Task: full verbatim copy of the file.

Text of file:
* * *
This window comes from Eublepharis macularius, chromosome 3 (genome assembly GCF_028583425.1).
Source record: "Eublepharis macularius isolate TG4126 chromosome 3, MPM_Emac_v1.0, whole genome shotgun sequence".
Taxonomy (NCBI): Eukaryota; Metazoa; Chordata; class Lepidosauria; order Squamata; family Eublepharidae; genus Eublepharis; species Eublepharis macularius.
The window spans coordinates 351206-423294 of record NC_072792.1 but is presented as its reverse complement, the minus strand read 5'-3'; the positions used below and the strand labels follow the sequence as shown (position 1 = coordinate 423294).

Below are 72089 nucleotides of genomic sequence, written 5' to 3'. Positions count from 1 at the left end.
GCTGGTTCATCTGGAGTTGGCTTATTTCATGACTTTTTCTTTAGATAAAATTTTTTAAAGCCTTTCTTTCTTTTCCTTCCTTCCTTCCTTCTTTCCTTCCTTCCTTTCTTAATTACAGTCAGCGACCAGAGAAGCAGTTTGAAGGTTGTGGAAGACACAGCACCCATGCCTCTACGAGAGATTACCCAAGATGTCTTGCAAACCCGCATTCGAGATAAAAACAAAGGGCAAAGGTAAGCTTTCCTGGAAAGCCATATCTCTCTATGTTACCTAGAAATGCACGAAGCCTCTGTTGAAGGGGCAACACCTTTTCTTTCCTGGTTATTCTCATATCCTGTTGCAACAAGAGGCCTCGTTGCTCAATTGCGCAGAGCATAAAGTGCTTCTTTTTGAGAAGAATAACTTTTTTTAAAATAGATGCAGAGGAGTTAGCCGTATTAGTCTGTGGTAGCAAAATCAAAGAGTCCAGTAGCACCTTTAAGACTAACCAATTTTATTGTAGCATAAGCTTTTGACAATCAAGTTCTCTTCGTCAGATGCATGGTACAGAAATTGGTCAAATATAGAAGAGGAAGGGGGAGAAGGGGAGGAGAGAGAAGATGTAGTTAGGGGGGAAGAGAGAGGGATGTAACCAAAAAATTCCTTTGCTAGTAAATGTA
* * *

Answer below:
This window comes from Eublepharis macularius, chromosome 3 (genome assembly GCF_028583425.1).
Source record: "Eublepharis macularius isolate TG4126 chromosome 3, MPM_Emac_v1.0, whole genome shotgun sequence".
Taxonomy (NCBI): Eukaryota; Metazoa; Chordata; class Lepidosauria; order Squamata; family Eublepharidae; genus Eublepharis; species Eublepharis macularius.
The window spans coordinates 351206-423294 of record NC_072792.1 but is presented as its reverse complement, the minus strand read 5'-3'; the positions used below and the strand labels follow the sequence as shown (position 1 = coordinate 423294).

Below are 72089 nucleotides of genomic sequence, written 5' to 3'. Positions count from 1 at the left end.
GCTGGTTCATCTGGAGTTGGCTTATTTCATGACTTTTTCTTTAGATAAAATTTTTTAAAGCCTTTCTTTCTTTTCCTTCCTTCCTTCCTTCTTTCCTTCCTTCCTTTCTTAATTACAGTCAGCGACCAGAGAAGCAGTTTGAAGGTTGTGGAAGACACAGCACCCATGCCTCTACGAGAGATTACCCAAGATGTCTTGCAAACCCGCATTCGAGATAAAAACAAAGGGCAAAGGTAAGCTTTCCTGGAAAGCCATATCTCTCTATGTTACCTAGAAATGCACGAAGCCTCTGTTGAAGGGGCAACACCTTTTCTTTCCTGGTTATTCTCATATCCTGTTGCAACAAGAGGCCTCGTTGCTCAATTGCGCAGAGCATAAAGTGCTTCTTTTTGAGAAGAATAACTTTTTTTAAAATAGATGCAGAGGAGTTAGCCGTATTAGTCTGTGGTAGCAAAATCAAAGAGTCCAGTAGCACCTTTAAGACTAACCAATTTTATTGTAGCATAAGCTTTTGACAATCAAGTTCTCTTCGTCAGATGCATGGTACAGAAATTGGTCAAATATAGAAGAGGAAGGGGGAGAAGGGGAGGAGAGAGAAGATGTAGTTAGGGGGGAAGAGAGAGGGATGTAACCAAAAAATTCCTTTGCTAGTAAATGTA